Stephanie Stiltner's home in Hurley was damaged but is being rebuilt, unlike several nearby houses. “We have issues here, but my neighbors' houses aren't even standing," she said. "To walk back off that hill and see nothing where stuff had been all your life, it is just -- I don't even have a word for it. Devastating is the best word I’ve got." Photo by Lakin Keene.

More than $2 million in state aid has been disbursed to residents of Hurley whose homes were damaged or destroyed in a flash flood more than a year ago, the governor’s office announced Wednesday. But a shortage of available contractors and a need for documentation may be hampering efforts to distribute more money.

The money, part of an $11.4 million state budget appropriation, is intended to help with rebuilding in the Buchanan County community, where dozens of homes were destroyed and scores more were severely damaged by rising water and mudslides in August 2021. One person died.

Few property owners carried flood insurance, and the Federal Emergency Management Agency denied a request to provide them with financial help to rebuild. The rebuilding that has been completed to date has been funded primarily through private donations, with work done by volunteers.

Southwest Virginia floods

Read all of Cardinal News’ coverage of flooding in Southwest Virginia here.

The General Assembly during its 2022 session voted to include $11.4 million in the state budget for emergency assistance. The fund is managed by the Virginia Department of Housing and Community Development, which spent much of this summer and fall putting together a framework for taking applications and disbursing the money.

The application process finally opened in early November. While an initial information session drew a crowd, the Buchanan County Department of Social Services has received fewer applications than expected, said Marci Watson, the department’s director.

“We were shocked,” she said Wednesday. “We thought we would really be bombarded.” 

They’ve since discovered two sticking points, she said.

Property owners who spent their own money to buy supplies or pay contractors must be able to provide documentation of those expenses to be reimbursed, she said. But they didn’t know that at the time and might not have saved the paperwork.

And owners who have held off on having work done must submit estimates from contractors in order to receive a payout from the state fund – a process that has been hampered by continuing pandemic-related labor shortages, Watson said.

“They just can’t find contractors to come and get the estimates,” she said. “We’re working on trying to resolve that, but to date we still don’t have a resolution yet.”

Barbara Blankenship Coleman, center front, is the first recipient of compensation for damage to her property during the devastating 2021 Hurley flood. To the left is Marci Watson, executive director of the Buchanan County Department of Social Services, which is administering the distribution of an $11 million state assistance fund; at right is Denise McGeorge, DSS program coordinator. In the back are Coleman’s two sons, Robert Burns Blankenship and Timothy Eugene Blankenship. Courtesy of Buchanan County DSS and The Voice newspaper.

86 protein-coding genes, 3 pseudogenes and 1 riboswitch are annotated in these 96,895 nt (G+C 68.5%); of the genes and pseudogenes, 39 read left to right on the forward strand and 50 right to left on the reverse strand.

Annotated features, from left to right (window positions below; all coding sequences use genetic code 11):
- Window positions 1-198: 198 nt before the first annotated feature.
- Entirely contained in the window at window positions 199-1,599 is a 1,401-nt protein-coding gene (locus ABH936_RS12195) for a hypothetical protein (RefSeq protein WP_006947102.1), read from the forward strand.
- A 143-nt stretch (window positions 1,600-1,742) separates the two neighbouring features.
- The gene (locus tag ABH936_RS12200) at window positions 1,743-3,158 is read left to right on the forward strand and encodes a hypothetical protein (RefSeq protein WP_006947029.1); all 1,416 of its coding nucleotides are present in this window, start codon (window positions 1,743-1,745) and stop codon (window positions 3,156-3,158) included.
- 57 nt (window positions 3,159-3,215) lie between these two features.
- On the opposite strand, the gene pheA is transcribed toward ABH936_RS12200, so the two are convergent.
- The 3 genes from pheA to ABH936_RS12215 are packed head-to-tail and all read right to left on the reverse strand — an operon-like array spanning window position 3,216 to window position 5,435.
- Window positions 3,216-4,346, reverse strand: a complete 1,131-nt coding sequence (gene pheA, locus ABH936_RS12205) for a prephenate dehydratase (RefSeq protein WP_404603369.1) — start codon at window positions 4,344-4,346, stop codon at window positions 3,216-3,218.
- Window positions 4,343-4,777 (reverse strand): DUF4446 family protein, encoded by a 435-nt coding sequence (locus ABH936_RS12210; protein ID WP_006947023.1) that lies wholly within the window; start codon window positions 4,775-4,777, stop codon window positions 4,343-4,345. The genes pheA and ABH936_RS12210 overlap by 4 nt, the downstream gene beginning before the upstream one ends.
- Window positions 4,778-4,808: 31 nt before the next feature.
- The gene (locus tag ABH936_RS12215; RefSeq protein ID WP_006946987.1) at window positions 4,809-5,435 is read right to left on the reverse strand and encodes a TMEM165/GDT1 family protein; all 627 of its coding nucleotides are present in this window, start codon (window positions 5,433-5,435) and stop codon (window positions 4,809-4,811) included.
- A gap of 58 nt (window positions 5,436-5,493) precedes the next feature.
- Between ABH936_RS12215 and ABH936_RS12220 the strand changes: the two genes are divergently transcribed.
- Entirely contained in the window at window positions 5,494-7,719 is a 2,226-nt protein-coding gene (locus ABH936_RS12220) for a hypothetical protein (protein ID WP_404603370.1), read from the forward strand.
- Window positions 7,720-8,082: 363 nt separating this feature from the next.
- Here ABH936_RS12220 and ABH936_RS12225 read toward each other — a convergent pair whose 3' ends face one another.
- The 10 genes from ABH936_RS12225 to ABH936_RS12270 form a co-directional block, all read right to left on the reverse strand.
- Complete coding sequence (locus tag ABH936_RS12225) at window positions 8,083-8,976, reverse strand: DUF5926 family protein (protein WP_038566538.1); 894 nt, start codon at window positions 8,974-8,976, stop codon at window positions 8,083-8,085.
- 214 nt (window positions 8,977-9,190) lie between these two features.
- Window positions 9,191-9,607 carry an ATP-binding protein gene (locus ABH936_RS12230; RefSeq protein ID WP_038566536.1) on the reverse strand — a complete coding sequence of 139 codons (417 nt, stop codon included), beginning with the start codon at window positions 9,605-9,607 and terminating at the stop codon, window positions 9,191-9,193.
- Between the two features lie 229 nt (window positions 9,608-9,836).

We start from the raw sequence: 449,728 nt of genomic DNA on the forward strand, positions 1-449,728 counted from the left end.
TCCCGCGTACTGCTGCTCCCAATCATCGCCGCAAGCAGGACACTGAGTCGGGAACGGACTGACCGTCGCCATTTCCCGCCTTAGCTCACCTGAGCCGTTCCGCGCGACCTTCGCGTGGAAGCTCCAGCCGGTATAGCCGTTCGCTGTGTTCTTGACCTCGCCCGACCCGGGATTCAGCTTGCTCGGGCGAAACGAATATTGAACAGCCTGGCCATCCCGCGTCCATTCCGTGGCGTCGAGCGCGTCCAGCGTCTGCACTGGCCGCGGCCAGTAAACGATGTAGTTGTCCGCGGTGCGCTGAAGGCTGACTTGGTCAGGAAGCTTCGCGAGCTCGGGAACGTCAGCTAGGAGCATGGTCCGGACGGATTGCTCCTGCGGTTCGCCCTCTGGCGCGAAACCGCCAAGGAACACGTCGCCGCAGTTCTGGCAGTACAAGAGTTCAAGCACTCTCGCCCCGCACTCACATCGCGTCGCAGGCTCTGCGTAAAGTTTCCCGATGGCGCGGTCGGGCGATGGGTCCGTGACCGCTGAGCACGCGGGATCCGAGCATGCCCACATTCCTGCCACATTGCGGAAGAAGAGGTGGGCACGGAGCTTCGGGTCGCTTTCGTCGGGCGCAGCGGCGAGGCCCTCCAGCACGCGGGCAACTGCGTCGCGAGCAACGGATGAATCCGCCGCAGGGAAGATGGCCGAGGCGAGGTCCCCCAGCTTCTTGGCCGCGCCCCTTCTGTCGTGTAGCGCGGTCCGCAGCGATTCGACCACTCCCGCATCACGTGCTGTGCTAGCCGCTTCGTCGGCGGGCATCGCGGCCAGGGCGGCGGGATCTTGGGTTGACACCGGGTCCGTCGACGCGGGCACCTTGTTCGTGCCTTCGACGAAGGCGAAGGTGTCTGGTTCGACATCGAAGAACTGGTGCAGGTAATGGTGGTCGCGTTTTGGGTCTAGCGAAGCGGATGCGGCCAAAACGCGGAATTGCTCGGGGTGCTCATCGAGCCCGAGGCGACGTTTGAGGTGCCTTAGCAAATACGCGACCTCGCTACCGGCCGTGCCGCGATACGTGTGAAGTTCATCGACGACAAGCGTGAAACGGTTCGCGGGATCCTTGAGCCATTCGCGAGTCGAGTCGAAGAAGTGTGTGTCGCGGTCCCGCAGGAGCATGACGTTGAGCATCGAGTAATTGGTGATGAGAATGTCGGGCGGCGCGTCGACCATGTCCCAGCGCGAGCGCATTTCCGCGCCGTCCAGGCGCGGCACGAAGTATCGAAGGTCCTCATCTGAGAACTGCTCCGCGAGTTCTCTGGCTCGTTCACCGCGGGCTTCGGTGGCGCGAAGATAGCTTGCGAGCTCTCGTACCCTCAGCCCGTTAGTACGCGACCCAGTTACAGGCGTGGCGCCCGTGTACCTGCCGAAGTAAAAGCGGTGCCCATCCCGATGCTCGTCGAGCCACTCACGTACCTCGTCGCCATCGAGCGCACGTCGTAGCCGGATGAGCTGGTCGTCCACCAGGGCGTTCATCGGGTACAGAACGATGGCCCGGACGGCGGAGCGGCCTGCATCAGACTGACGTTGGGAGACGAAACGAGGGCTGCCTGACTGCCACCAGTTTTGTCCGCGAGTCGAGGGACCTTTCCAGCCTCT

Watson said she believes that there are families that want to apply but are waiting for a contractor or are trying to collect receipts.

Another round of payouts has been approved and will be disbursed to property owners Thursday, she said.

Department of Housing and Community Development spokesperson Alexis Carey said via email that it has received 65 applications. Fifteen have been processed and paid out.

“We are currently working with applicants to complete their applications,” Carey said, but did not respond more specifically to a question about what is being done to help those who are struggling with documentation or contractor availability.

The guidelines for the flood relief program, which lay out how residents can apply for assistance, say this: “The Program requires the least burdensome documentation possible, while adhering to programmatic, state, and federal guidelines.”  

Meanwhile, residents of the Whitewood area, on the other side of Buchanan County, are waiting to see if they will receive similar state aid after flash flooding wiped out parts of their community in July, less than a year after the Hurley disaster. Thirty-three structures were destroyed, and dozens more were damaged. As in Hurley, FEMA declined to provide assistance to individual homeowners, few of whom have received any kind of insurance payout.

To date, about $800,000 in donations has been collected for Whitewood’s rebuilding, according to an online dashboard maintained by United Way of Southwest Virginia, and volunteer crews have spent months cleaning out and rebuilding homes. 

Gov. Glenn Youngkin last week called for an additional $11 million in emergency funds for Buchanan County flood victims to be added to the two-year state budget. The General Assembly will consider that request when it convenes next month.

Youngkin and others have said they believe that the system established for the Hurley fund will make future payouts faster. 

Watson said Whitewood residents who have seen their neighbors in Hurley finally start to receive state aid continue to ask about when that kind of help will come their way. 

“Unfortunately the only thing we can tell them is that right now, there’s hope but there’s no confirmation yet,” she said.

Her staff is also giving them practical advice: “From the beginning, we’ve tried to tell everybody to be proactive in saving receipts for any type of work that’s being done – try to save those, take pictures, have documentation. Because if funds do come available, you will need those.

“And that’s information we didn’t have for the Hurley residents.”

Megan Schnabel

Megan Schnabel is a reporter for Cardinal News. Reach her at